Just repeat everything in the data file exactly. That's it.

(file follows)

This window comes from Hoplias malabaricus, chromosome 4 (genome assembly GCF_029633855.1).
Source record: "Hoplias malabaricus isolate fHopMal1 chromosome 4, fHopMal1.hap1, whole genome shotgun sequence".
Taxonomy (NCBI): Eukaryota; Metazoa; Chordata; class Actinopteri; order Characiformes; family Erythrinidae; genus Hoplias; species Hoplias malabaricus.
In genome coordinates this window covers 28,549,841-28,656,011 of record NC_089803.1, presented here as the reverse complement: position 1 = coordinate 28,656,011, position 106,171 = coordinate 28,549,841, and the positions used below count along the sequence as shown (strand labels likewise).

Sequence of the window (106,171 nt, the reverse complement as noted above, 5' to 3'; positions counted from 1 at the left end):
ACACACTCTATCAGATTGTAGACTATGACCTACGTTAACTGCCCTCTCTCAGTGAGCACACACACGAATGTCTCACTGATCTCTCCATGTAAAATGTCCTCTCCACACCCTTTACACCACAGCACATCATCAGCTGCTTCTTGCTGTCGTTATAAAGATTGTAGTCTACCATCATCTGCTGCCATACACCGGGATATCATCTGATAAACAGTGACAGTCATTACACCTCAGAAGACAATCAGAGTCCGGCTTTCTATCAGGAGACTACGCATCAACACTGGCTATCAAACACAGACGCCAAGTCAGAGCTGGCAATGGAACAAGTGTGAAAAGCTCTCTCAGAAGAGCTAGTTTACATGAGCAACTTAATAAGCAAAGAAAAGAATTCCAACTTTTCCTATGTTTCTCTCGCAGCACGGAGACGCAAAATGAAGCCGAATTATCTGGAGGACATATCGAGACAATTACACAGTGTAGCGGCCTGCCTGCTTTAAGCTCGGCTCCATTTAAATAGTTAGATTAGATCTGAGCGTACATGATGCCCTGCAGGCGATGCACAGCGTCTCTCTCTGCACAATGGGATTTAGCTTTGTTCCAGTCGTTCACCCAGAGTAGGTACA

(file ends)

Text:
This window comes from Hoplias malabaricus, chromosome 4 (genome assembly GCF_029633855.1).
Source record: "Hoplias malabaricus isolate fHopMal1 chromosome 4, fHopMal1.hap1, whole genome shotgun sequence".
Taxonomy (NCBI): Eukaryota; Metazoa; Chordata; class Actinopteri; order Characiformes; family Erythrinidae; genus Hoplias; species Hoplias malabaricus.
In genome coordinates this window covers 28,549,841-28,656,011 of record NC_089803.1, presented here as the reverse complement: position 1 = coordinate 28,656,011, position 106,171 = coordinate 28,549,841, and the positions used below count along the sequence as shown (strand labels likewise).

Sequence of the window (106,171 nt, the reverse complement as noted above, 5' to 3'; positions counted from 1 at the left end):
ACACACTCTATCAGATTGTAGACTATGACCTACGTTAACTGCCCTCTCTCAGTGAGCACACACACGAATGTCTCACTGATCTCTCCATGTAAAATGTCCTCTCCACACCCTTTACACCACAGCACATCATCAGCTGCTTCTTGCTGTCGTTATAAAGATTGTAGTCTACCATCATCTGCTGCCATACACCGGGATATCATCTGATAAACAGTGACAGTCATTACACCTCAGAAGACAATCAGAGTCCGGCTTTCTATCAGGAGACTACGCATCAACACTGGCTATCAAACACAGACGCCAAGTCAGAGCTGGCAATGGAACAAGTGTGAAAAGCTCTCTCAGAAGAGCTAGTTTACATGAGCAACTTAATAAGCAAAGAAAAGAATTCCAACTTTTCCTATGTTTCTCTCGCAGCACGGAGACGCAAAATGAAGCCGAATTATCTGGAGGACATATCGAGACAATTACACAGTGTAGCGGCCTGCCTGCTTTAAGCTCGGCTCCATTTAAATAGTTAGATTAGATCTGAGCGTACATGATGCCCTGCAGGCGATGCACAGCGTCTCTCTCTGCACAATGGGATTTAGCTTTGTTCCAGTCGTTCACCCAGAGTAGGTACA